The Reserve Bank of India (RBI) has decided to phase out the Incremental Cash Reserve Ratio (I-CRR) in a measured manner, according to a recent announcement. The I-CRR was introduced earlier as a temporary measure to manage liquidity in the banking system.
The RBI stated in a release, “On a review, it has been decided to discontinue the I-cash reserve ratio in a phased manner.” This decision has been made in consideration of the current and evolving liquidity conditions in the financial system.
To ensure that the release of the I-CRR does not disrupt system liquidity or money markets, the RBI plans to release the impounded amounts in stages. Specifically, the central bank will release 25% of the I-CRR maintained on September 9, followed by another 25% on September 23. The remaining 50% of the I-CRR will be released on October 7.
The imposition of the I-CRR was initially announced by RBI Governor Shaktikanta Das during the monetary policy statement on August 10. According to this policy, all scheduled banks were required to maintain a 10% I-CRR starting from August 12. This I-CRR was based on the increase in banks’ net demand and time liabilities (NDTL) between May 19, 2023, and July 28, 2023.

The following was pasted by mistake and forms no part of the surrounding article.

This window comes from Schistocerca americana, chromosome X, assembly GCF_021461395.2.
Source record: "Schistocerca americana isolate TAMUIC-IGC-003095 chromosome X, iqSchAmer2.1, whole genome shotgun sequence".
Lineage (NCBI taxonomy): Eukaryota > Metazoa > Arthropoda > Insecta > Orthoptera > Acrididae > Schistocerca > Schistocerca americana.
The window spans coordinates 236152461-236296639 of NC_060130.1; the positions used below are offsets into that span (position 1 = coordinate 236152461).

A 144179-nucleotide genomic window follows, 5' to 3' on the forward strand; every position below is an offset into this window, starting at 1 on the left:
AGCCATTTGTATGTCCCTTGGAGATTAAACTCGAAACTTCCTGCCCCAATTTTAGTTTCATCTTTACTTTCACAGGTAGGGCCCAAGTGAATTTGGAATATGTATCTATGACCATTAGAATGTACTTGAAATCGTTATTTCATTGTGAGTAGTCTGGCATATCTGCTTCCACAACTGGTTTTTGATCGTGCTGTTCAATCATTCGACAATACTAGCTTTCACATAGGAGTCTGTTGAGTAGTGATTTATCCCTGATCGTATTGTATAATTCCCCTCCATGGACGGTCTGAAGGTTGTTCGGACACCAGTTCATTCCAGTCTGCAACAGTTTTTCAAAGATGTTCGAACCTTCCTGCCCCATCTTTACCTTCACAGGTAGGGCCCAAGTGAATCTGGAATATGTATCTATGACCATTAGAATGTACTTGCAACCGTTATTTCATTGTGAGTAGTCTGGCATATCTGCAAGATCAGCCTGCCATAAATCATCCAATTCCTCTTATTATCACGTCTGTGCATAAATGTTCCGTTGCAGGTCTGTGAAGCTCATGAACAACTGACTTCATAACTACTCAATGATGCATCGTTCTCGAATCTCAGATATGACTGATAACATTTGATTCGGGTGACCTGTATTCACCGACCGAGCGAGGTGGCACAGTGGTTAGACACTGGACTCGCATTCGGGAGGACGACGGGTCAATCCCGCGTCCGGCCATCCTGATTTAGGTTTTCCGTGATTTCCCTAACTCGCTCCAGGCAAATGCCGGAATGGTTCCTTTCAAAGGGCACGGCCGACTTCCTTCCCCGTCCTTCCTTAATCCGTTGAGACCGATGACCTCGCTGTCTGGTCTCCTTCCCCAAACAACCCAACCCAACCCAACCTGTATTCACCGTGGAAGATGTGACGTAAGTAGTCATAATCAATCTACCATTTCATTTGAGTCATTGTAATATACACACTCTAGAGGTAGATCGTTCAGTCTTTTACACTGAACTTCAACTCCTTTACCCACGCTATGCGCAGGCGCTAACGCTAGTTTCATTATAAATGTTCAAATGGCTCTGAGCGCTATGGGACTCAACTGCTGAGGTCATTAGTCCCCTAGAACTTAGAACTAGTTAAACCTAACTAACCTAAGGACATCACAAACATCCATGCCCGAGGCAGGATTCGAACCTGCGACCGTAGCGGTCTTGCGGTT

Governor Das had clarified that the I-CRR was introduced as a temporary measure to manage the surplus liquidity created by various factors, including the return of ₹2,000 notes to the banking system. It was intended to be a short-term tool for liquidity management.
The net impact of the incremental CRR, as per the RBI’s internal calculation, was slightly over ₹1 lakh crore. The announcement of the phased discontinuation of the I-CRR has had a positive impact on banking stocks. The Bank Nifty index, which represents banking stocks, traded 0.61% higher at the 45,150 level following the news. Several banking shares, including those of Bandhan Bank, Federal Bank, AU Small Finance Bank, SBI, Bank of Baroda, HDFC Bank, and IndusInd Bank, rose by 1-2% in response to the development.
This decision by the RBI reflects its efforts to maintain liquidity conditions in an orderly manner while ensuring that the banking system operates smoothly. As economic conditions evolve, central banks like the RBI continue to employ various tools and measures to manage liquidity and support financial stability.